‘Cheek To Cheek’: Jammin’ with the One

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‘Cheek To Cheek’: Jammin’ with the One

The video clip of Glee star Amber Riley and her partner Derek Hough performing the Paso Doble on “Dancing with the Stars,” (Oct 29) spread like cyberfire on my Facebook and Tweeter feeds last week.

Like most, I watched the video rapt. Here was a full-figured black woman exerting powerful, graceful, technically perfect moves with attitude. As the judges held up their cards, my heart thundered before I shouted “ten!” Part of the success of shows like “Dancing With the Stars” hinges on the fact that beyond the rare ‘special occasion’ too many of us no longer dance. “Dancing With the Stars” sates our hunger to see stars in another, more personal light, and more importantly, feeds our fantasies about how we might groove—if we could. Single and coupled readers, here is your good news for the remaining weeks of 2013: You can dance. You don't even have to go out and spend money. Move the furniture. Dim the lights. Light a candle. Download Mary J. Blige or dust off Bobby Blue Bland. Simply take the lady or gentleman by the hand. Money can buy you many things, entrance into the new, swanky club, a whole lot of comfort, even peace of mind, but never intimacy. Though you’d never know it, canvasing the couples you know—ask your friends when they last danced with their significant others, or alone—dancing goes a long way in building and fortifying intimacy. And it’s fun.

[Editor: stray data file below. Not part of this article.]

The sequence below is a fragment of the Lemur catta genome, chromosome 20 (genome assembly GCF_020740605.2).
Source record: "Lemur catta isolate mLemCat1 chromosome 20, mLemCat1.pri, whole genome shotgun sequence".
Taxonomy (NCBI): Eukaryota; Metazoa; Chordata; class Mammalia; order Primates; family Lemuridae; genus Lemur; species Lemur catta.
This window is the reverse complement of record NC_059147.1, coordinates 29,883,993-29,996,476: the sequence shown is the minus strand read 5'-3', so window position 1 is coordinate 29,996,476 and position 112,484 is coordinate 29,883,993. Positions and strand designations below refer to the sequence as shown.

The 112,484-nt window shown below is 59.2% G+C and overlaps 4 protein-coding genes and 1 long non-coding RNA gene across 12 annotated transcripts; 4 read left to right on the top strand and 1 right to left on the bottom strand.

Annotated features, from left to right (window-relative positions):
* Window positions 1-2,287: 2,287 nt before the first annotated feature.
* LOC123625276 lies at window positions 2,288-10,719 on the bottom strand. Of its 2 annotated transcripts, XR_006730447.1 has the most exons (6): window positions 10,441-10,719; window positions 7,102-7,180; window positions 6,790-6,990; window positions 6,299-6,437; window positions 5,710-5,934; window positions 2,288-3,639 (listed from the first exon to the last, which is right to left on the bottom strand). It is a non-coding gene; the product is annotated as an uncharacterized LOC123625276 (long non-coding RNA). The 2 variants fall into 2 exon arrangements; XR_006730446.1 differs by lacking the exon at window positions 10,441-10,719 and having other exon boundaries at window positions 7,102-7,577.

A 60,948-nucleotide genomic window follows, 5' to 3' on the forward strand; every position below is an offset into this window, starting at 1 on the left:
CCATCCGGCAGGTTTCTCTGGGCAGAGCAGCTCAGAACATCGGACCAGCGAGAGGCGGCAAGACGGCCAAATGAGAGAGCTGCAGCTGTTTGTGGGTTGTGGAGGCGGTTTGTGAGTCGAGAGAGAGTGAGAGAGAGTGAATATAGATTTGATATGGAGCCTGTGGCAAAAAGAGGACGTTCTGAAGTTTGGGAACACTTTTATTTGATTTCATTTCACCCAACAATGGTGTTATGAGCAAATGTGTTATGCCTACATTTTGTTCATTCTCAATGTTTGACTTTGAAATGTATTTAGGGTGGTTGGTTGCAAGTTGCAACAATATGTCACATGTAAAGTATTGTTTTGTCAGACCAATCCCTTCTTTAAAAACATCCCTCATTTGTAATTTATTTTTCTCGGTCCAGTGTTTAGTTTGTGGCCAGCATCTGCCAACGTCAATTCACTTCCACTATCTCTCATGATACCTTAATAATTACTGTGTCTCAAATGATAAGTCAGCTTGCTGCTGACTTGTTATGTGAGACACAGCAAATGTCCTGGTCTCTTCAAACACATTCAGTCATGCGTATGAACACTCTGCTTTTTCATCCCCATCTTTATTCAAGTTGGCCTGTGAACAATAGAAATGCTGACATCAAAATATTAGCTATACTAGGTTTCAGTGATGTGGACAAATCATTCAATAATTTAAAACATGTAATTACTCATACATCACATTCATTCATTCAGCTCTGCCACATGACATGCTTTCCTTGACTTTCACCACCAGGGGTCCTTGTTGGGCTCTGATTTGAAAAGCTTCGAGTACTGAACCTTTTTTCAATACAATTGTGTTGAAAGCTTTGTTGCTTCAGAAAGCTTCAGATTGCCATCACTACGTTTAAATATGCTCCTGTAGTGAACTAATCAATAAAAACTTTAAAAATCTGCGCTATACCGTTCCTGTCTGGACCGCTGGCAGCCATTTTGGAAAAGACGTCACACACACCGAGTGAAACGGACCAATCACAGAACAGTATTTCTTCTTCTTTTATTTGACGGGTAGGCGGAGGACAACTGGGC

Meet Camille and Joan; and Sean and Riley; and Bill and Nancy: Married couples who haven't danced since their wedding day. It shows in how they move in each other’s space, around their home. Nine times out of ten, these couples aren't the most fun to include in a dinner party because they lack that special vibe that exists between people who share an energy field beyond co-habiting, beyond sex. Somewhere between the duties we fulfill to each other as couples: cooking side-by-side, paying the bills side-by-side and making love, you find dancing, in many ways more liberating than the aforementioned because there is no expectation, no duty. Dancing with your mate yields a special energy exchange capable of enhancing connected communication.

A writer since childhood, I especially like that dancing requires no words, no verbal language, but rather a physical lexicon—saying something through movement—and like all creative acts, a sense of self. If my workday has an